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Media Advisory

UC Berkeley experts available regarding Supreme Court Internet file sharing decision
 

27 June 2005

ATTENTION: Reporters covering MGM v. Grokster

Contact: Janet Gilmore, Media Relations
(510) 642-5685 jangilmore@berkeley.edu


WHAT
Three experts from the University of California, Berkeley's School of Law (Boalt Hall) are responding today (Monday, June 27) to the U.S. Supreme Court's just-released decision in MGM v. Grokster, an Internet file sharing battle between the entertainment industry and the technology industry. The court ruled in favor of the plaintiffs.

Two of the experts are from the Samuelson Law, Technology & Public Policy Clinic, which in March authored a friend-of-the-court brief in the case on behalf of 60 intellectual property and technology law professors and the U.S. Public Policy Committee of the United States Association for Computing Machinery.

Professor Pamela Samuelson says the court was "faced with a very tough decision because of the high volume of arguably infringing use of Grokster's software, Grokster's knowing facilitation of file sharing of copyrighted materials, and the drop in sales of recorded music."

"Yet by preserving a safe harbor for technologies with substantial lawful uses, it adopted a far more moderate rule than MGM and others had recommended. An order for further proceedings on theory that Grokster actively induced copyright infringement did not come as a big surprise."

Contact: Pam Samuelson, (650) 433-5370 or (510) 642-6775. She holds a joint appointment at UC Berkeley's School of Information Management and Systems and at Boalt Hall.

Deirdre K. Mulligan, director of the Samuelson Clinic, agrees. "Preserving the safe harbor for substantial lawful uses keeps technologists in control of technology development, maintains the balance between innovation and protection of copyrights, and keeps the courts from micromanaging technology design," she says. "The court made clear today, however, that those who actively induce infringement can't avoid liability simply because a technology has substantial non-infringing uses. This has long been the case in patent law, and now it is true for copyright as well."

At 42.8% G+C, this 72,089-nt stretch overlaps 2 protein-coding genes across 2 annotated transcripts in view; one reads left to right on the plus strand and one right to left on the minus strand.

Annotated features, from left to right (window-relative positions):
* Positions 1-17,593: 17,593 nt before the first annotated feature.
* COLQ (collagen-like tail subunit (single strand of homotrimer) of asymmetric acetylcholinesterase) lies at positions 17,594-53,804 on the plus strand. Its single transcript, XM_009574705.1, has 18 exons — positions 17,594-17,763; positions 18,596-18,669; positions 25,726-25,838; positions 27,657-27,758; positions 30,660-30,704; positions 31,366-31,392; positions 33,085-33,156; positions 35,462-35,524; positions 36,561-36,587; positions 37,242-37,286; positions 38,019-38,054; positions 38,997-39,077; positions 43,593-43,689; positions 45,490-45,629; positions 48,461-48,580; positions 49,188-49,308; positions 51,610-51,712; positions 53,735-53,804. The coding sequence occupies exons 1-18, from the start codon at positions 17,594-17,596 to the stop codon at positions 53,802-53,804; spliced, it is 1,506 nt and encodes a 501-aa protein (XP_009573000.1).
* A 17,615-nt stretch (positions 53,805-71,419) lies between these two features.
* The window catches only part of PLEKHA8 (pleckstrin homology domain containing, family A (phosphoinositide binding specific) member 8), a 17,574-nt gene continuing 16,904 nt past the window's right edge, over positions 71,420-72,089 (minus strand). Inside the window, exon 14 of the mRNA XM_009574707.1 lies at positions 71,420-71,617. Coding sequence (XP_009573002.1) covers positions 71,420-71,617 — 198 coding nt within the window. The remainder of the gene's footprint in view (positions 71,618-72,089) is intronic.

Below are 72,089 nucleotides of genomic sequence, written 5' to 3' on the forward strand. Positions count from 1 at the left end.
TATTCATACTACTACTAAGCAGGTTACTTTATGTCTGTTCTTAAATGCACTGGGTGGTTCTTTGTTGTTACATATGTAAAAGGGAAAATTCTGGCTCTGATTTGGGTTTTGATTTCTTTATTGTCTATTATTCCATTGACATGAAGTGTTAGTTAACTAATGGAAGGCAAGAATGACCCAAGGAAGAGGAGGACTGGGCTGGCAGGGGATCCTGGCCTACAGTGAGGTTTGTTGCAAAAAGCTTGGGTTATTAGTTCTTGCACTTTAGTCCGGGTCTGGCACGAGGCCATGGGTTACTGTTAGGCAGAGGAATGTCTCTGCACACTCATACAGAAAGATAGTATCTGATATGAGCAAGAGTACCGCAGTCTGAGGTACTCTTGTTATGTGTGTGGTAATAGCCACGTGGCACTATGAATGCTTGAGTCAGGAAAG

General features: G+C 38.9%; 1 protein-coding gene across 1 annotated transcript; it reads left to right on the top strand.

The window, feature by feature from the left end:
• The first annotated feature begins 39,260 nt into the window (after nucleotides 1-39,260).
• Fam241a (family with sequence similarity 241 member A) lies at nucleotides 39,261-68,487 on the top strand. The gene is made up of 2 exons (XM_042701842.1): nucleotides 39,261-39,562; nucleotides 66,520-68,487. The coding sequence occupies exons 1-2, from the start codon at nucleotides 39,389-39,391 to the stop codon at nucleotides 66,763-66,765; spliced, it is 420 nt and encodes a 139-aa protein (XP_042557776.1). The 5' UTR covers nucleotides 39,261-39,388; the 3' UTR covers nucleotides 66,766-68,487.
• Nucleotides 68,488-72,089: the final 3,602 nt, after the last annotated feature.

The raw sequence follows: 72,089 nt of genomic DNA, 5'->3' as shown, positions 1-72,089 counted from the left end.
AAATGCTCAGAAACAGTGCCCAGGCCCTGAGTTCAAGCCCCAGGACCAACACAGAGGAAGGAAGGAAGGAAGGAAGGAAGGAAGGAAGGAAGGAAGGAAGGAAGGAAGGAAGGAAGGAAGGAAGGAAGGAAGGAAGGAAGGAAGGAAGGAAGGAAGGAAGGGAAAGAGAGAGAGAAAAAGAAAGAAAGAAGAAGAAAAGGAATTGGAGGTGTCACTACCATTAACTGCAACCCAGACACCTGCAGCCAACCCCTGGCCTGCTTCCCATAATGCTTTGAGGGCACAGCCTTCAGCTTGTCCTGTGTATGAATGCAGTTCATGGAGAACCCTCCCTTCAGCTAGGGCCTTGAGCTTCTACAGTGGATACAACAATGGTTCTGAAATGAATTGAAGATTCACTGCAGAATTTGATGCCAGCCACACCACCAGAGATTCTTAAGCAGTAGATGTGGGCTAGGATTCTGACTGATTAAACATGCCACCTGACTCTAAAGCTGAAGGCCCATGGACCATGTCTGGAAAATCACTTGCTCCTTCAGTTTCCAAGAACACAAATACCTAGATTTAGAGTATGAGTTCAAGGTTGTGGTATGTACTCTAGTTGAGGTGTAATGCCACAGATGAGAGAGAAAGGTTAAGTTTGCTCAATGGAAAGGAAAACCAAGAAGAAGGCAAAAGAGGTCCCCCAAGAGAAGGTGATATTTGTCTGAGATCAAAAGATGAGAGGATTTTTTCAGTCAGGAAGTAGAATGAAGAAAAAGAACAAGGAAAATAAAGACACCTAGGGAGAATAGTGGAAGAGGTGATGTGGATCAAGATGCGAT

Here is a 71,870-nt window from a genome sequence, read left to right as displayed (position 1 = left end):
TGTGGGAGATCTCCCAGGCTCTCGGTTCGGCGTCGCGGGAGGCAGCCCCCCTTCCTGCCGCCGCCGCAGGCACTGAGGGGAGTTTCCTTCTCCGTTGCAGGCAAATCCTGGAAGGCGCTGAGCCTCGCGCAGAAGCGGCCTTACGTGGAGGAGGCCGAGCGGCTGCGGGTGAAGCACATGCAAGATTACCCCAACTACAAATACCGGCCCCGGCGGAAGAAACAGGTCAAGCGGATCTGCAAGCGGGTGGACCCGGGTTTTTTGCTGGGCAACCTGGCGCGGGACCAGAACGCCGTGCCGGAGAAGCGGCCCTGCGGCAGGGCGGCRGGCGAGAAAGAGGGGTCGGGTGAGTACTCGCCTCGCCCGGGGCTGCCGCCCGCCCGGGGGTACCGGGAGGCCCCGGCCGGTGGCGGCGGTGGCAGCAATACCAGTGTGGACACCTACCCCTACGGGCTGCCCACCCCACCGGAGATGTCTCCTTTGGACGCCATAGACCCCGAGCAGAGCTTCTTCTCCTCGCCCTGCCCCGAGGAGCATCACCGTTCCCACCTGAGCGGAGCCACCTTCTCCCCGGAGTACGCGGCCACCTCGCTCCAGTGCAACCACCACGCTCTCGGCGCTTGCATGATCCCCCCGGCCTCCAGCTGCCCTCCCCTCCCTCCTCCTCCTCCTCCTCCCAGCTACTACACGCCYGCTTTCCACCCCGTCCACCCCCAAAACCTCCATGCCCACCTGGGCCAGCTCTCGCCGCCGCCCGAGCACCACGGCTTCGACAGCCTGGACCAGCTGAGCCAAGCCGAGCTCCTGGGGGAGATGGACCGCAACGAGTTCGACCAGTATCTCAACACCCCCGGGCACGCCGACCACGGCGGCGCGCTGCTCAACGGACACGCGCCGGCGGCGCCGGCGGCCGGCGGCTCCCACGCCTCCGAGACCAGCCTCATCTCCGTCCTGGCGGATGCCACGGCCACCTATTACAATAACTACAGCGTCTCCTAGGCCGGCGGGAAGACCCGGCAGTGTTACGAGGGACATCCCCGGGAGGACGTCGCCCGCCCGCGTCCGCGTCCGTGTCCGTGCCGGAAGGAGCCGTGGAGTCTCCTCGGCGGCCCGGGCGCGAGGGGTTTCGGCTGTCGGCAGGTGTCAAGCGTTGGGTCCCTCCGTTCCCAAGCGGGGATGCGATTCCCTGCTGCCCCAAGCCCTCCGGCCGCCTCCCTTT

Contact: Deirdre Mulligan, (415) 378-0764. Mulligan also is an acting clinical professor of law at Boalt Hall.

Jack Lerner, a fellow at the Samuelson clinic, says MGM "asked the court to impose a rule that would have dramatically shifted the balance of power between the entertainment industry and the technology industry.

"Instead, the court clarified and preserved the well-established Sony safe harbor, holding that makers of technology will only be liable for how their technology is used when they have shown an intent to induce infringement by clear actions." Lerner was referring to the Supreme Court's seminal 1984 decision in Sony Corp. of America v. Universal Studios.

Contact: Jack Lerner, (913) 486-7515 or (after Tuesday, June 28) at (510) 642-7515.

In its decision today, the court sent the case back to the U.S. District Court for the Central District of California with instructions to reconsider whether Grokster and Streamcast distributed their software "with the object of promoting its use to infringe copyright, as shown by clear expression or other affirmative steps taken to foster infringement."

The MGM v. Grokster litigation began in October 2001, when a consortium of movie studios and recording labels filed a complaint against companies producing file-sharing software, including Grokster, Ltd. and Streamcast Networks, Inc. The case was before the Supreme Court on a limited question of law relating to the extent of Grokster and Streamcast's liability for copyright infringement committed by others using the companies' software.

The friend-of-the-court brief filed in March by the campus's Samuelson Law, Technology & Public Policy Clinic was prepared by professors Samuelson and Mulligan, fellow Lerner, and Samuelson clinic student interns Brian W. Carver, Marci Meingast, Aaron Perzanowski, and Bethelwel Wilson.

The Samuelson clinic is the nation's first clinic to provide law students with the opportunity to represent the public interest in cases and matters on the cutting edge of high technology law. Students participating in the clinic play an integral role in defining how civil liberties and other public values will be protected in an increasingly high-tech world.